Located next to a ford across the Lyne Water, the earliest record of the historic village of West Linton occurs in the 12th Century when the Church of “Linton-Ridric” was gifted to the Church of St Mary of Kelso. But from the many old forts and burial sites around and about there is evidence of occupation in the area way back to the Bronze Age.
Farming, mining and weaving
Key to the development of the village was its location as a crossroads between Edinburgh and the South, along the route of the old Roman road, and the cattle and sheep drove roads from the North. In the 19th century ‘Linton’ was famous for it’s sheep markets, which were once the biggest in Scotland, and even had a breed of sheep named after it. The surrounding area also became well known for it’s limestone and silver mines, with some of the silver in the Scottish crown jewels mined from just outside the village. Another important industry was weaving; at the end of the 18th century there were between 20 and 30 looms in the village, rising to about 80 in the early 19th century, mostly weaving cotton cloth for Edinburgh and Glasgow merchants.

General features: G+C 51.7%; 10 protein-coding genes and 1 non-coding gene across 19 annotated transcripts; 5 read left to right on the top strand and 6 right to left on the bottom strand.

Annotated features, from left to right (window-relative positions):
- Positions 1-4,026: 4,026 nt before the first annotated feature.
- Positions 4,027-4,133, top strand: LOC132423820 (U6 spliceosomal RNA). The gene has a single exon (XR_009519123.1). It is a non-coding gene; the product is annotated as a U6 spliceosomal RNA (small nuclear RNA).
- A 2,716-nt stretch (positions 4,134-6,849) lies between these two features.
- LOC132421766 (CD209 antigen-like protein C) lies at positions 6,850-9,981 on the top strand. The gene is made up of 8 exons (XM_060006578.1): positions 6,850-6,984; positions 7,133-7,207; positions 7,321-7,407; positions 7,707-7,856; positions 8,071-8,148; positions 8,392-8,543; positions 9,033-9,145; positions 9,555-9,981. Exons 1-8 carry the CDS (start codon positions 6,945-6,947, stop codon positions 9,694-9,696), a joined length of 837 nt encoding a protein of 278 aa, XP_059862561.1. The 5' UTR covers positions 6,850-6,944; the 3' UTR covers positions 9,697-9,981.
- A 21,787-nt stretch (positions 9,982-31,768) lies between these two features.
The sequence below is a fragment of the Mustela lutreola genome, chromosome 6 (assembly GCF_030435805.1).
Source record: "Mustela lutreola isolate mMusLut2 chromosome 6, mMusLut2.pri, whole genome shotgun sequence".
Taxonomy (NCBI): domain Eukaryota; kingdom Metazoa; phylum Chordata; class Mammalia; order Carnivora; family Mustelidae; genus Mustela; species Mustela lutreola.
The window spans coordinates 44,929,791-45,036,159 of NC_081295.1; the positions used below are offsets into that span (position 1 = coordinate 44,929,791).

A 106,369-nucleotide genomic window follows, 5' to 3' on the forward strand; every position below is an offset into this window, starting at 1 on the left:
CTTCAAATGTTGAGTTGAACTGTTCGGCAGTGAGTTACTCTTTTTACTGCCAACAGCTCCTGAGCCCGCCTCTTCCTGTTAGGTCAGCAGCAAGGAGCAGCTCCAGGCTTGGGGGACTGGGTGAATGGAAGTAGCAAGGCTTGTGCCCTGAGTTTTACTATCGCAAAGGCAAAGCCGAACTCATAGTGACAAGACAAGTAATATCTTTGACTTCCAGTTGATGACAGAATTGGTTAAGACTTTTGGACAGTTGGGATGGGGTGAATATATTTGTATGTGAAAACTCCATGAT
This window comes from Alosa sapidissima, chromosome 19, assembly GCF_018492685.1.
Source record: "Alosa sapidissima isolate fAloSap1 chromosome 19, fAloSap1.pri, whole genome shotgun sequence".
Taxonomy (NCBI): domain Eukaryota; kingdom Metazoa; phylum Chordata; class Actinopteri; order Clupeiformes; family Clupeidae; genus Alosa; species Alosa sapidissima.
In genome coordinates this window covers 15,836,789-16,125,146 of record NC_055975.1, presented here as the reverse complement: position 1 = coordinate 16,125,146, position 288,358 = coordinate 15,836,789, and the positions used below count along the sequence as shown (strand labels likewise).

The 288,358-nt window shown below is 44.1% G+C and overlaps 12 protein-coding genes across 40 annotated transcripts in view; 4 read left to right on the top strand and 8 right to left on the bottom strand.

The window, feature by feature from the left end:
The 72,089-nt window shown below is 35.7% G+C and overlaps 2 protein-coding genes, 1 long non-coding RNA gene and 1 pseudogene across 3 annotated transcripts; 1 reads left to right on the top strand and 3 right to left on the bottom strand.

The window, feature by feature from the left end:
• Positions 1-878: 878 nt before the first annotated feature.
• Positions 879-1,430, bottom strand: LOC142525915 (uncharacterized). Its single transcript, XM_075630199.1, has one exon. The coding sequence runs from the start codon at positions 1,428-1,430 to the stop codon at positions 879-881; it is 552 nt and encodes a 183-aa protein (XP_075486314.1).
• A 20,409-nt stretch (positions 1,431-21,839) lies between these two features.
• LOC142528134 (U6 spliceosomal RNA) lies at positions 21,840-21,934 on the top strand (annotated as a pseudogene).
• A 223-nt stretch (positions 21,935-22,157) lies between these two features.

Scottish Border culture and tradition
From all of this history a proud sense of Scottish Border culture and tradition has grown, an example of which is the Common Riding and Whipman week held in early June when the people of the village ride around the boundaries checking that all is well before the start of a week of sports and events. The festival is 212 years old and is still going strong today!